Davos, Switzerland (CNN) - Four years ago, the halls of Davos buzzed with excitement nine short months before the near-collapse of the Western banking system. Oil was above $100 a barrel, while sovereign funds from China to the Middle East started to flex their muscles on the global stage of the World Economic Forum.
There is now a bitter aftertaste that lingers after the recent upheaval of that financial crisis. The debt burdens in Europe and the U.S. still need to be reckoned with, giving those from the emerging markets the space to bask in the limelight here at this now fabled mountain retreat.
The central theme at the gathering of power brokers is transformation. That could simply be defined as the rise of the developing world – which is clearly transforming business as we know it today.
Riyadh, Saudi Arabia (CNN) – For the past three years I have taken part in what is known within a group of 50 business and policy makers here in Riyadh as the “sand and snow expedition.” It starts from the capital of Saudi Arabia at the Global Competitiveness Forum and finishes at the World Economic Forum in Davos, Switzerland.
From an editorial standpoint you can, in one week, capture the views of the world’s largest oil producer and the latest on the Arab Spring before moving on to an arena with some 2,600 chief executives and political leaders trying to share the stage perched high among the Swiss Alps.
The visit in Riyadh included an exclusive interview with the wealthiest businessman in the Middle East, Prince Alwaleed bin Talal (pictured), chairman of Kingdom Holdings. From the 67th floor of the tower that bears the name of his group, Prince Alwaleed delved into some of the most sensitive issues in the region, from the Arab Spring to sanctions on Iran.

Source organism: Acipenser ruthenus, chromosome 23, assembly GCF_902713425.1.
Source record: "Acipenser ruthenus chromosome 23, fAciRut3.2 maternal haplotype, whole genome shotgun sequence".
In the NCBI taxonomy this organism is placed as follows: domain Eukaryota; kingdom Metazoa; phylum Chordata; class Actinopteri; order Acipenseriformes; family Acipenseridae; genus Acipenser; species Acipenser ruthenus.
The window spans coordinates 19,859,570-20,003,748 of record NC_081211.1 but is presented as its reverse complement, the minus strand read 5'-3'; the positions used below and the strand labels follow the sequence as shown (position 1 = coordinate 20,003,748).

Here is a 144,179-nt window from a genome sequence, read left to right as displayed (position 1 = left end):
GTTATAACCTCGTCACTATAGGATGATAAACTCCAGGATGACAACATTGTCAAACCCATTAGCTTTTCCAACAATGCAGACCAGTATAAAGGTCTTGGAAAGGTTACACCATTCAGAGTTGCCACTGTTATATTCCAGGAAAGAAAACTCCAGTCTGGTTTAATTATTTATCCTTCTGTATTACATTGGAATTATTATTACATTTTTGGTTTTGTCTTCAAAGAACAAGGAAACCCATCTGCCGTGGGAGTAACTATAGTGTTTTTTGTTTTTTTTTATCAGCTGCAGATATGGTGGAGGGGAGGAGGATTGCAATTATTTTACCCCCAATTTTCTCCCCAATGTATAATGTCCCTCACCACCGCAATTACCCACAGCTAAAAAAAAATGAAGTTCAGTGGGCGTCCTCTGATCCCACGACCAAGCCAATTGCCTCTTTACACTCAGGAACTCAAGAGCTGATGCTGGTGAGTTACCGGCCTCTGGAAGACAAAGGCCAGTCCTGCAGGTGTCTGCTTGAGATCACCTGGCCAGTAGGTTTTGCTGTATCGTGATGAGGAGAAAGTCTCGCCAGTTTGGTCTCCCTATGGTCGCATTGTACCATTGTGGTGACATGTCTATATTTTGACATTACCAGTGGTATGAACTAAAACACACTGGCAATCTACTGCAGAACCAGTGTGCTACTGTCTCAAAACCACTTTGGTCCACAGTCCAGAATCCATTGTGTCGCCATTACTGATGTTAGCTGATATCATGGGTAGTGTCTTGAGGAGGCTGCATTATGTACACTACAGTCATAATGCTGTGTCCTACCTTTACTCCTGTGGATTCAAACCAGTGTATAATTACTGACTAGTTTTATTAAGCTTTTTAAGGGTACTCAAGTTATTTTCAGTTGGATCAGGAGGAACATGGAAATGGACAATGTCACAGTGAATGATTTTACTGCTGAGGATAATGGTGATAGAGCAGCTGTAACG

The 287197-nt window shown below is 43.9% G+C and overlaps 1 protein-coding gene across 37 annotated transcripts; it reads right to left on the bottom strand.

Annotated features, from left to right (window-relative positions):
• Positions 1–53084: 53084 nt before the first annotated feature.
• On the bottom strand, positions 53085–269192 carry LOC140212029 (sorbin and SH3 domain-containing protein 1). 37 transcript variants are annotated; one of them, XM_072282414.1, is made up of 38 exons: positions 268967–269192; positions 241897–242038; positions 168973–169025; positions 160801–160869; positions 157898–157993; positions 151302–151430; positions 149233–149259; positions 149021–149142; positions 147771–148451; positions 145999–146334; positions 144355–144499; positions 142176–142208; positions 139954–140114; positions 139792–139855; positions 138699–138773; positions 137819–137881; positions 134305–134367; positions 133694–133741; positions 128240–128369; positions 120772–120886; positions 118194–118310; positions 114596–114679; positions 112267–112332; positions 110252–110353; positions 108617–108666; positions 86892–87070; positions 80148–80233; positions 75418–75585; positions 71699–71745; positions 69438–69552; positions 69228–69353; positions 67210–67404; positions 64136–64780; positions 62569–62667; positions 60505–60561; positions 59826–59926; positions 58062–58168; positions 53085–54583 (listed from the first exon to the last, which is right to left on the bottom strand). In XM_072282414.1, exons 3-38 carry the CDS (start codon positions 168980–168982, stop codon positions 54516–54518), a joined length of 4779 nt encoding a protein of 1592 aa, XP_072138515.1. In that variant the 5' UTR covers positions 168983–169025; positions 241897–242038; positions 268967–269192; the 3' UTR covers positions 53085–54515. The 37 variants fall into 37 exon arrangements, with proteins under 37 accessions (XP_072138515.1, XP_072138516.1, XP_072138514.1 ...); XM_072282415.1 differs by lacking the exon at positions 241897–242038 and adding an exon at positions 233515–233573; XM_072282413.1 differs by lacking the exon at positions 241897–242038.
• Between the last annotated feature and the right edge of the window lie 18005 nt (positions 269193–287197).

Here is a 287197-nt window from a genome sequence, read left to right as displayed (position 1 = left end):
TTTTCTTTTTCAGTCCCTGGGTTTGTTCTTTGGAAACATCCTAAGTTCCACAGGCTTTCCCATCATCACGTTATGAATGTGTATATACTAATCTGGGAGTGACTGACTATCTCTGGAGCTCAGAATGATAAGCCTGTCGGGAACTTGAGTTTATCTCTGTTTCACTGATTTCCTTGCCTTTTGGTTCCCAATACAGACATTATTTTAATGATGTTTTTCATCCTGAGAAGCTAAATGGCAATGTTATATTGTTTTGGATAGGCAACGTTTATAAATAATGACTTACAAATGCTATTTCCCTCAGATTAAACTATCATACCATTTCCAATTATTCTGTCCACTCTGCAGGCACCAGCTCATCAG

In the halls of the GCF, executives expressed deep concerns about potential conflict with Iran and the impact such a move would have. As he does with some of his investments, Prince Alwaleed took a contrarian view.
Davos, Switzerland (CNN) – I have arrived in Davos, a few days ahead of the World Economic Forum. Getting here early before the hot air starts rising from the WEF gives me a chance to witness this elite mountain resort without the fuss and to think about what might happen at this year's junket. Writing this I can see the last straggler skiers enjoying this year's superb snow - the best in a decade - which frankly is more than can be said for the prospects for this year's forum. I think this will be one of the most complicated and will produce relatively little by way of initiative and solutions.
It will be "Davos do little."
London (CNN) – The World Bank is not an organization noted for hyperbole and exaggeration. Certainly the sober-suited Washington bankers don't usually go around the world forecasting calamity, unless it is to drum up more support for the disadvantaged and poor.
And that's why their comments surrounding the Global Economic Prospects for 2012 were so unusual. The bank has just downgraded growth estimates for this year, by the biggest amount in three years.
It forecasts the euro area will be in recession (-0.3 %) and developing nations will see growth at 5.4%, down from earlier forecasts of more than 6 percent.
Dhahran, Saudi Arabia (CNN) – With 260 billion barrels of oil, Saudi Arabia has more than double the proven reserves of Iran, its nearest competitor within OPEC.
In an interview in Dhahran, in the Kingdom’s Eastern Provence, the veteran energy minister Ali Al Naimi said the country is ready step back in as the swing oil producer if sanctions undermine Iran’s exports of 2.2 million barrels a day.
“We have the capacity to produce 12.5 (million barrels a day) and we are idling now between 9.4 and 9.8. So we have substantial spare capacity,” he said.
(CNN) – The ratings downgrade of France by Standard & Poor's is embarrassing, but its economic impact will be limited – and the country will embark on a full court press to pretend it doesn't matter.